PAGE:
Last Update: 14 September 2010
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One interesting "application" of propositional logic in computer science
is the problem sometimes known as the "Boolean satisfiability problem",
or "SAT".
(No, it has nothing to do with the S.A.T. exams!)
It's called "Boolean", after
George Boole, one of the first modern
logicians to study two-valued logic.
(He is the
author of a book called
The Laws of Thought; there's a biography of
him on p.5 of the Rosen text;
see also
amazon.com
and an online article by him: Boole, George (1848),
"The Calculus of Logic", Cambridge and Dublin
Mathematical Journal 3: 183–198).
And it's called "satisfiability", because it concerns how to determine whether a compound proposition has the truth value T given the truth values of its atomic propositions.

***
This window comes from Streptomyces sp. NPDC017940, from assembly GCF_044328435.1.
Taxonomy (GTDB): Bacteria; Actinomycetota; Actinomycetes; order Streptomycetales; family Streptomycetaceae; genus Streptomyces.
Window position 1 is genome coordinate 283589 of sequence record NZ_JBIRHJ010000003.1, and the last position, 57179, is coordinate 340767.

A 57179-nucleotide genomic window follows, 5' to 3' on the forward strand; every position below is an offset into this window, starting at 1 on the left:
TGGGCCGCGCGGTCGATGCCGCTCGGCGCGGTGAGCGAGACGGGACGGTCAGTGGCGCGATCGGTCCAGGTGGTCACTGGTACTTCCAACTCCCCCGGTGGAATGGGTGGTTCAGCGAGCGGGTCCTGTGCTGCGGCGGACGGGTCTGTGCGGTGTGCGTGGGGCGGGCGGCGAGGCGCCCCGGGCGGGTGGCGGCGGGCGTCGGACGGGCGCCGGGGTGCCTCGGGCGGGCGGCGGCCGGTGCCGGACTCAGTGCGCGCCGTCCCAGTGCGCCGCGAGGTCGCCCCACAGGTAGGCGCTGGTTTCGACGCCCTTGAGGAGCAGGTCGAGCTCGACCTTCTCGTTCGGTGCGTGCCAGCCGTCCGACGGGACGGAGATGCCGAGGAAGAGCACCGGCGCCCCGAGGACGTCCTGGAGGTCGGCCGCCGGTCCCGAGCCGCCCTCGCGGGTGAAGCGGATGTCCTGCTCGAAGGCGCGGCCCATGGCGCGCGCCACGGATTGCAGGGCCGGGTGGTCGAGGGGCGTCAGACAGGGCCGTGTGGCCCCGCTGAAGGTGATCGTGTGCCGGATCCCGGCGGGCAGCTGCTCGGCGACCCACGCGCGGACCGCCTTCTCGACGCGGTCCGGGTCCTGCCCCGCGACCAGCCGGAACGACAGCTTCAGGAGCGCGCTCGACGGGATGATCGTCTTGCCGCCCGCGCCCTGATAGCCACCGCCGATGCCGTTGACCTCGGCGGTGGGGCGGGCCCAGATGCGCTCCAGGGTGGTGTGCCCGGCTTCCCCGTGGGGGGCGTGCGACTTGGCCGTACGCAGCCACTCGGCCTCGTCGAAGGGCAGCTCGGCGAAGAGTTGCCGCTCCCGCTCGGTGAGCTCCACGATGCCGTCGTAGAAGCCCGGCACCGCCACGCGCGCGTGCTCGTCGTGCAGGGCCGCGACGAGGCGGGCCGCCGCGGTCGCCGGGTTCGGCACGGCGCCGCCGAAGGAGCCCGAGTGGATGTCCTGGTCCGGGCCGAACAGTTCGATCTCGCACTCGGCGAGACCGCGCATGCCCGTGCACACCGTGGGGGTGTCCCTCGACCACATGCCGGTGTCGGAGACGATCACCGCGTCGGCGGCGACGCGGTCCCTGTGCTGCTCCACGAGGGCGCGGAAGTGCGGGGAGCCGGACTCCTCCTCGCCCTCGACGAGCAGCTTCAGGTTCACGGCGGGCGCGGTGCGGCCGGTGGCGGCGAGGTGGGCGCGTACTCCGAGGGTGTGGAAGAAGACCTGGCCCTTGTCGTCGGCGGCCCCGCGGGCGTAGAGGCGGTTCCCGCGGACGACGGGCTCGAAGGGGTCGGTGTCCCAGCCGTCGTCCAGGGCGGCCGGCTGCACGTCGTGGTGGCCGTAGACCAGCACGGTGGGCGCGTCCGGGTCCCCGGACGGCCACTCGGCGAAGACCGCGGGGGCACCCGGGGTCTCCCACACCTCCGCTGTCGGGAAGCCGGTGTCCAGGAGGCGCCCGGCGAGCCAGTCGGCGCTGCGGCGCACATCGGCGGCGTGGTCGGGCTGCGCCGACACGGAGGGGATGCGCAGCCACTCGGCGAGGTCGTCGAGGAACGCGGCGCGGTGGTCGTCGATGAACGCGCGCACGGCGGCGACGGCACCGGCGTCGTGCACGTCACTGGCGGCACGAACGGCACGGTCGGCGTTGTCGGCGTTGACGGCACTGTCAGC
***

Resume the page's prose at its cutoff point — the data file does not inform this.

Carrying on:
Recall from class that, if a compound proposition is constructed from n
atomic propositions,
then its truth table requires 2^{n} rows, which grows
exponentially large, i.e., very quickly.
As you may know, not all problems are solvable by computer (i.e., "are
computable").
The most famous noncomputable problem is the
"Halting Problem":
But among
computable
problems, some can be solved in a reasonable
amount of time and others can't.
The theory of computational complexity
studies the efficiency of computer programs.
The ones that can be
solved in a reasonable amount of time are said to be solvable in
"polynomial time";
the others are said to be solvable only in
"non-deterministic polynomial time",
which—without going into any
details—comes down to saying that they can't be solved before the
universe ends, more or less.
Now, it turns out that some of these problems are "NP-complete", which means that
The most famous NP-complete problem is SAT.
In other words, if you can prove that you can write a computer program
that will compute any truth table in polynomial time,
then all programs
are capable of being solved in "reasonable" time.
But don't get your hopes up:
For more details, see: